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I recently returned from a three-plus week trip to England. The following recounts 1-1/2 days near the end of the trip,
when I was in Hampshire in southern England. I had spent the prior day at the Chawton House Library, researching
early English women writers. This next day, 4 June, I had reserved to visit sites related to Jane Austen. This is the
first in a series of travel journals.
Wednesday, 4 June 2008 (and part of
Thursday, 5 June 2008)
PAGE THREE (last)
So I took some photos, then headed out into the churchyard to walk around.
He followed me out there as well! Although I do have to admit, he showed
me the wall-dials (sun dials carved on the exterior stone wall, which I had
never seen before and had not known about in relation to Saint Nicholas.)
And he showed me as well that, when they moved the church door from the
long side to its present location (after JA’s time there), they also moved the
wall-dial. Sure enough, it was there… even though it was now in a location
where it was of no use, as the sun would never hit it there. He walked
around with me to James Austen’s grave in the church yard.
Finally, I got in my car to leave, with my new friend waving me off like some
long-lost uncle. I didn’t really mind his company – he’d been interesting if a
bit dogged and I felt like I’d done a good deed somehow in entertaining his
attentions. But I definitely put Steventon and Saint Nicholas back on my list
for a revisit some day, when hopefully it will offer more of the quiet
atmosphere in which I hoped to find something of JA. As I was driving down
the lane, I laughed to think that maybe it was her idea of a joke, that she’d
“sent him” for my amusement.
I was a little bit surprised, on gaining the corner again where the rectory
would have stood, to realize just how far it was from there to the church.
But then I recalled reading in one of Jane’s letters about how they had taken
the wooded walk that Sunday morning to the service; and I could easily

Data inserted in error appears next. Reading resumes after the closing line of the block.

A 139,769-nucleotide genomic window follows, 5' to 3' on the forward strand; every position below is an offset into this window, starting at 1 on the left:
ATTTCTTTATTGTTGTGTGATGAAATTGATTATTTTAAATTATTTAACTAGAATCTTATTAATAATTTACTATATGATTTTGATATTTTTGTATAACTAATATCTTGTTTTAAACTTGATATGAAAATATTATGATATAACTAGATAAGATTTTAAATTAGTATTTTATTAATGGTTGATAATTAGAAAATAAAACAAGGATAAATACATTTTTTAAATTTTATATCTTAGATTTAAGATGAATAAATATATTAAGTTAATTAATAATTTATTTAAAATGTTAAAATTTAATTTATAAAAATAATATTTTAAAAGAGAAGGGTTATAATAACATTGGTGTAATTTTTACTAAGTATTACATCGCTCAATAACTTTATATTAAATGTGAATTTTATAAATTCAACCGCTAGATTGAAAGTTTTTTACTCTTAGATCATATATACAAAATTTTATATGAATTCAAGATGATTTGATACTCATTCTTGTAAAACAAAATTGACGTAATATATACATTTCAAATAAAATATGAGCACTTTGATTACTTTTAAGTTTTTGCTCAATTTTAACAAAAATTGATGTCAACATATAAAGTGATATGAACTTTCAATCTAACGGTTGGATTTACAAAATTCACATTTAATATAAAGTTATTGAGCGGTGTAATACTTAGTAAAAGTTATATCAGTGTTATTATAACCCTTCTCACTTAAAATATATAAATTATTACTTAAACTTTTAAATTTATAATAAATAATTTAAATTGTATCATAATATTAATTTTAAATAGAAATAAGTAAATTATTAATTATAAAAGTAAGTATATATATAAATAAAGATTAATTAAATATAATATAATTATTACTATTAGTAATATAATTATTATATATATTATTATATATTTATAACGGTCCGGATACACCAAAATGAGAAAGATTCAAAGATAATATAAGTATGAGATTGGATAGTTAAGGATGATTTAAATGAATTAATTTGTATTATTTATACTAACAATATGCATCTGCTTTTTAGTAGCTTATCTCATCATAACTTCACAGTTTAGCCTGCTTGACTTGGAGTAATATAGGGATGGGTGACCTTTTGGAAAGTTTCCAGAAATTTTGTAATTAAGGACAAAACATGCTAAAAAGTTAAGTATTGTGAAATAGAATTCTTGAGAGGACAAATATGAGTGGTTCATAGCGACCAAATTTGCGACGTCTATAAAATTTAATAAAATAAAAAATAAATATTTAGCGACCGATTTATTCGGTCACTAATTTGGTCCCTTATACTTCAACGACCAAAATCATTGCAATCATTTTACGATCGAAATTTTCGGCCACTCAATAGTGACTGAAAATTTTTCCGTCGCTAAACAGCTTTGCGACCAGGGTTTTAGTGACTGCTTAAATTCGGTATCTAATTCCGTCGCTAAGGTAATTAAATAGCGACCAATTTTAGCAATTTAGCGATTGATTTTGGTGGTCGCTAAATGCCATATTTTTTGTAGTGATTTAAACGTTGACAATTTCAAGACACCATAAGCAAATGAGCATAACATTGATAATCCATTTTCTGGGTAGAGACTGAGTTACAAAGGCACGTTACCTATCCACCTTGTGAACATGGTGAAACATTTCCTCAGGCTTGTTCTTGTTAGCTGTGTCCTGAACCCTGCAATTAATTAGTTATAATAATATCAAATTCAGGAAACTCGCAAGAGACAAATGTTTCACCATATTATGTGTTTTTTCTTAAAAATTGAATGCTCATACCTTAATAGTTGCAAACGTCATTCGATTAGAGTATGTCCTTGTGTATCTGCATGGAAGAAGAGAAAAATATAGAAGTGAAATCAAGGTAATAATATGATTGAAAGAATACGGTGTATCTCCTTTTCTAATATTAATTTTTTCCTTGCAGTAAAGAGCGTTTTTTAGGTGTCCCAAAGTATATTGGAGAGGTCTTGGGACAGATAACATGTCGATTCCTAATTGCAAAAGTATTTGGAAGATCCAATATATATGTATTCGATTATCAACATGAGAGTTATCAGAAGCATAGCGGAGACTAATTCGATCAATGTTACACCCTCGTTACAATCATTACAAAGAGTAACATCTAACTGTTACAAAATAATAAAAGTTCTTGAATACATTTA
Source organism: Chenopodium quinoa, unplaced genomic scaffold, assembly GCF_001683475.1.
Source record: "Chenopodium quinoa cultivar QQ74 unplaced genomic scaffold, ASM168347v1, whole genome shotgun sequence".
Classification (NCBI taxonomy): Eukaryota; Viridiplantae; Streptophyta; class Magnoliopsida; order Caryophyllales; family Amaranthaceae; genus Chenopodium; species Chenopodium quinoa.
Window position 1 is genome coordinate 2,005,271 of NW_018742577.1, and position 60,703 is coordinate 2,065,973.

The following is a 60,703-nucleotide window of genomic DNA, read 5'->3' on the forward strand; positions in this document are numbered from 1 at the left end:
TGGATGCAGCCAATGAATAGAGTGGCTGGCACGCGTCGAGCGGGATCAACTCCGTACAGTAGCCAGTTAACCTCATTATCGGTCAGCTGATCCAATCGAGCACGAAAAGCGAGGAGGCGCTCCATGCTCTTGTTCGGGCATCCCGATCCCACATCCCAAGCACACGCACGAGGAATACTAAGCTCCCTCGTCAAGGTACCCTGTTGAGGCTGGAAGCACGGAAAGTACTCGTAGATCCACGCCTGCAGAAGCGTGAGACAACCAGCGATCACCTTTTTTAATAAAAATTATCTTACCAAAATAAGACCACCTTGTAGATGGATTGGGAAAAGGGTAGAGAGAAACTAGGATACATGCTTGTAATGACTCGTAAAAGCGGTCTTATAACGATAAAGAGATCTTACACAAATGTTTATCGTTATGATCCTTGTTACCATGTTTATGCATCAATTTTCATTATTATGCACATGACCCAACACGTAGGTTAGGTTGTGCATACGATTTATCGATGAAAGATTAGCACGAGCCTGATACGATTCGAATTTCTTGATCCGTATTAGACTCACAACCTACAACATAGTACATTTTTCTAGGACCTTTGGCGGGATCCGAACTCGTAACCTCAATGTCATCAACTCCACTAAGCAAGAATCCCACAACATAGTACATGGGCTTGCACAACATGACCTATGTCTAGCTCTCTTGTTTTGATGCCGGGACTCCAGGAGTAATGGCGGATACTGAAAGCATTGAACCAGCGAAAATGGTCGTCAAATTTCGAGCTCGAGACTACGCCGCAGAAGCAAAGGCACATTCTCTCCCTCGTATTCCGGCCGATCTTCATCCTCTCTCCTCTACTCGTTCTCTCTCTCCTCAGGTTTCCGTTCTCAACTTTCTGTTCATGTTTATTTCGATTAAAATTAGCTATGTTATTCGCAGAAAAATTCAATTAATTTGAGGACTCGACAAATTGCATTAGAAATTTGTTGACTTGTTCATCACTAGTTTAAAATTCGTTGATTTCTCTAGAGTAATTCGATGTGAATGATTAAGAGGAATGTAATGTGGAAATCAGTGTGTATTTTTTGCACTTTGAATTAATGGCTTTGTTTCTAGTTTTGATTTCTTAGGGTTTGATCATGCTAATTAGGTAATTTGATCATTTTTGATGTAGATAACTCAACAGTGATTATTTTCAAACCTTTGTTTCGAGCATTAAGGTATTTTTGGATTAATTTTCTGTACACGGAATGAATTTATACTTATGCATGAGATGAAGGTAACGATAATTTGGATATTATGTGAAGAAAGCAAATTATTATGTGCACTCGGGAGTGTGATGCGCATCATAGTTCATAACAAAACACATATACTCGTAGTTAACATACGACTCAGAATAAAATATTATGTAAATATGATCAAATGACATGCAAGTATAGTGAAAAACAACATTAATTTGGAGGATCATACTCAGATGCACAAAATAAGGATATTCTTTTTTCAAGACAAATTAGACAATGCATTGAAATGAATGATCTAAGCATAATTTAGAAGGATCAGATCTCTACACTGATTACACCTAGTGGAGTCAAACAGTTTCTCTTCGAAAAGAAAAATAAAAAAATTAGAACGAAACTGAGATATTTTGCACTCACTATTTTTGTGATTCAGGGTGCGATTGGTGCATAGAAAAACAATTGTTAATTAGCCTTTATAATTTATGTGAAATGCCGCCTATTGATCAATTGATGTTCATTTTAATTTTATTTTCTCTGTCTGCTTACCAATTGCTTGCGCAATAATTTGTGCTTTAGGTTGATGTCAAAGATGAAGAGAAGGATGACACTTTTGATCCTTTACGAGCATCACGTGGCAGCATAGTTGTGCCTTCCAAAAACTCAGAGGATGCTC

I had earlier thought that on the way back down, I would pull over
somewhere and walk to the “rectory” plot, and look for that noted pump.
But it was late afternoon, and everything was so overgrown there was little
opportunity to pull the car over, and most importantly, I was afraid I would
no sooner get out of the car than I’d be met with an elderly gentleman on a
bicycle who would walk me through that scene as well. So in the end, I did
not stop. Another place to return some day for a closer look; perhaps to
walk up from Deane (where JA used to go to pick up the family’s mail.)
I did stop the car at the Deane Gate Inn (where said mail would have been
retrieved, as well as where coaches would stop for riders) and might have
gone in for a drink or snack but it had closed about a half hour earlier and
wouldn’t reopen until six. So I headed once more to Overton, passing
through it and continuing on to Basingstoke, from where I would take the
road back to Chawton. I ended up getting caught in some construction traffic
in Basingstoke and, somehow missing a turn on a diverted road, took longer
to get through it than I’d have liked.
I got back to Chawton at 4:45… just too late in fact to go into JA’s house that
day. So I went in to my cottage-room and cleaned up, and after JA’s House
had closed a little after five, I took my book and notebook and walked over
to the garden. I was hungry now, not having had lunch after all, but the
local pub next to my room didn’t open until six so I thought I’d read or write
notes until then. It was so lovely, so peaceful sitting on my garden bench,
and still so warm and bright out, I got engrossed in what I was doing and it
was after 7:30 before I realized what time it was.
So I smiled at my wonderful
day – the imperfections
having added to its overall perfection – and smiled at Jane’s house, now
shuttered for the day, and took myself off to the pub for dinner. I would